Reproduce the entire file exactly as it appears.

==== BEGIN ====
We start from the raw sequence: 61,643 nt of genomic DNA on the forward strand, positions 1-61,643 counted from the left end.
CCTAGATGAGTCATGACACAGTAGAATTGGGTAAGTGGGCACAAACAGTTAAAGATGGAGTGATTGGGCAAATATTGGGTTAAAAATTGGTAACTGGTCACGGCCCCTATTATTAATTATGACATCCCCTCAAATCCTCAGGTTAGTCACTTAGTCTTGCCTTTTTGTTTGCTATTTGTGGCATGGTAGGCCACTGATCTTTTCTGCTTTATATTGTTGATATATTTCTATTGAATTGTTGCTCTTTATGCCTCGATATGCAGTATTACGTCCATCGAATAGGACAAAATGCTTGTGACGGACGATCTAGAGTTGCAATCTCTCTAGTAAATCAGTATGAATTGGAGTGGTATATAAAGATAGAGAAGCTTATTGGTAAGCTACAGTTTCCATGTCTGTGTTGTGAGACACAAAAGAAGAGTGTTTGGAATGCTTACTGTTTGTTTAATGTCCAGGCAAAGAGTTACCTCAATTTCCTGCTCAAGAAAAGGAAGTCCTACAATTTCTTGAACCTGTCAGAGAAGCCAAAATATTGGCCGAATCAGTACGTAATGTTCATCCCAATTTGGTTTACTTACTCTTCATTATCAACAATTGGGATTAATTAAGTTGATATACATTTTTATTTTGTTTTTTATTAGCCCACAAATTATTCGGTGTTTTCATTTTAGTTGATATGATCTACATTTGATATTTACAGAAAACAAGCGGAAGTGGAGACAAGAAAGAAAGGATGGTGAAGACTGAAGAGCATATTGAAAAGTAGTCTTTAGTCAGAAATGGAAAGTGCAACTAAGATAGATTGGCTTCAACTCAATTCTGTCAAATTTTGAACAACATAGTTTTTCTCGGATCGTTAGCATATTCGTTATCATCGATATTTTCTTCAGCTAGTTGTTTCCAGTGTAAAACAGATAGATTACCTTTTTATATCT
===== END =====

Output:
We start from the raw sequence: 61,643 nt of genomic DNA on the forward strand, positions 1-61,643 counted from the left end.
CCTAGATGAGTCATGACACAGTAGAATTGGGTAAGTGGGCACAAACAGTTAAAGATGGAGTGATTGGGCAAATATTGGGTTAAAAATTGGTAACTGGTCACGGCCCCTATTATTAATTATGACATCCCCTCAAATCCTCAGGTTAGTCACTTAGTCTTGCCTTTTTGTTTGCTATTTGTGGCATGGTAGGCCACTGATCTTTTCTGCTTTATATTGTTGATATATTTCTATTGAATTGTTGCTCTTTATGCCTCGATATGCAGTATTACGTCCATCGAATAGGACAAAATGCTTGTGACGGACGATCTAGAGTTGCAATCTCTCTAGTAAATCAGTATGAATTGGAGTGGTATATAAAGATAGAGAAGCTTATTGGTAAGCTACAGTTTCCATGTCTGTGTTGTGAGACACAAAAGAAGAGTGTTTGGAATGCTTACTGTTTGTTTAATGTCCAGGCAAAGAGTTACCTCAATTTCCTGCTCAAGAAAAGGAAGTCCTACAATTTCTTGAACCTGTCAGAGAAGCCAAAATATTGGCCGAATCAGTACGTAATGTTCATCCCAATTTGGTTTACTTACTCTTCATTATCAACAATTGGGATTAATTAAGTTGATATACATTTTTATTTTGTTTTTTATTAGCCCACAAATTATTCGGTGTTTTCATTTTAGTTGATATGATCTACATTTGATATTTACAGAAAACAAGCGGAAGTGGAGACAAGAAAGAAAGGATGGTGAAGACTGAAGAGCATATTGAAAAGTAGTCTTTAGTCAGAAATGGAAAGTGCAACTAAGATAGATTGGCTTCAACTCAATTCTGTCAAATTTTGAACAACATAGTTTTTCTCGGATCGTTAGCATATTCGTTATCATCGATATTTTCTTCAGCTAGTTGTTTCCAGTGTAAAACAGATAGATTACCTTTTTATATCT